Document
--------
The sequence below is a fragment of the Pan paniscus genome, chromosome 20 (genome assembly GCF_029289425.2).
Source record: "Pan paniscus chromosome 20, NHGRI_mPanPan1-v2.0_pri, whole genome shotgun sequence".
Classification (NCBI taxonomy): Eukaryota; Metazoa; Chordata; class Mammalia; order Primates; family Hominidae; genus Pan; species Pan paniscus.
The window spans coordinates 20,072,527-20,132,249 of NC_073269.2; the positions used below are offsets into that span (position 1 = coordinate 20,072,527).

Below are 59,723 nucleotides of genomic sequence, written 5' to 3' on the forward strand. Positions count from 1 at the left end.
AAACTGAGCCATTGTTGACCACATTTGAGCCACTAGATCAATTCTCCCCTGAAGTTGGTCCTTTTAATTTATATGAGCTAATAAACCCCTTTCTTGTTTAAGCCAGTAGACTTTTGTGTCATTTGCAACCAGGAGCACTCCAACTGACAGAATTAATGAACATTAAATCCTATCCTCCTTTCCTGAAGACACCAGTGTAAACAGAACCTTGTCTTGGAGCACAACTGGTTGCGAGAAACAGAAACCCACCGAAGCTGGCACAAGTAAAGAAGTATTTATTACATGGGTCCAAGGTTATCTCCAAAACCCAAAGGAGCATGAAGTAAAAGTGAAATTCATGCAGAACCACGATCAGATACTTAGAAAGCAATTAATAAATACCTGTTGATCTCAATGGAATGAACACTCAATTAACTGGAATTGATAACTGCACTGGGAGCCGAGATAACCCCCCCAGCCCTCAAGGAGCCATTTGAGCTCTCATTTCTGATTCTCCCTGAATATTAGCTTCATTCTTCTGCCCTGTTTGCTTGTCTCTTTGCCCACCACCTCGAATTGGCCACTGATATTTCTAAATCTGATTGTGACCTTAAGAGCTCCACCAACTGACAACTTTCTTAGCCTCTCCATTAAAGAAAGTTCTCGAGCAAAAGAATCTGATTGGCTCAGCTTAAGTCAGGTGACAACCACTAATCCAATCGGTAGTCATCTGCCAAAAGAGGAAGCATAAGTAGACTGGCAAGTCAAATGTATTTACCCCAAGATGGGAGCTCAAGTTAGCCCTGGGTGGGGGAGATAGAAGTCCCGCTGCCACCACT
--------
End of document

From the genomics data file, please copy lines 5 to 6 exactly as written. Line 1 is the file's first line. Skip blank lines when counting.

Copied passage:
Below are 59,723 nucleotides of genomic sequence, written 5' to 3' on the forward strand. Positions count from 1 at the left end.
AAACTGAGCCATTGTTGACCACATTTGAGCCACTAGATCAATTCTCCCCTGAAGTTGGTCCTTTTAATTTATATGAGCTAATAAACCCCTTTCTTGTTTAAGCCAGTAGACTTTTGTGTCATTTGCAACCAGGAGCACTCCAACTGACAGAATTAATGAACATTAAATCCTATCCTCCTTTCCTGAAGACACCAGTGTAAACAGAACCTTGTCTTGGAGCACAACTGGTTGCGAGAAACAGAAACCCACCGAAGCTGGCACAAGTAAAGAAGTATTTATTACATGGGTCCAAGGTTATCTCCAAAACCCAAAGGAGCATGAAGTAAAAGTGAAATTCATGCAGAACCACGATCAGATACTTAGAAAGCAATTAATAAATACCTGTTGATCTCAATGGAATGAACACTCAATTAACTGGAATTGATAACTGCACTGGGAGCCGAGATAACCCCCCCAGCCCTCAAGGAGCCATTTGAGCTCTCATTTCTGATTCTCCCTGAATATTAGCTTCATTCTTCTGCCCTGTTTGCTTGTCTCTTTGCCCACCACCTCGAATTGGCCACTGATATTTCTAAATCTGATTGTGACCTTAAGAGCTCCACCAACTGACAACTTTCTTAGCCTCTCCATTAAAGAAAGTTCTCGAGCAAAAGAATCTGATTGGCTCAGCTTAAGTCAGGTGACAACCACTAATCCAATCGGTAGTCATCTGCCAAAAGAGGAAGCATAAGTAGACTGGCAAGTCAAATGTATTTACCCCAAGATGGGAGCTCAAGTTAGCCCTGGGTGGGGGAGATAGAAGTCCCGCTGCCACCACT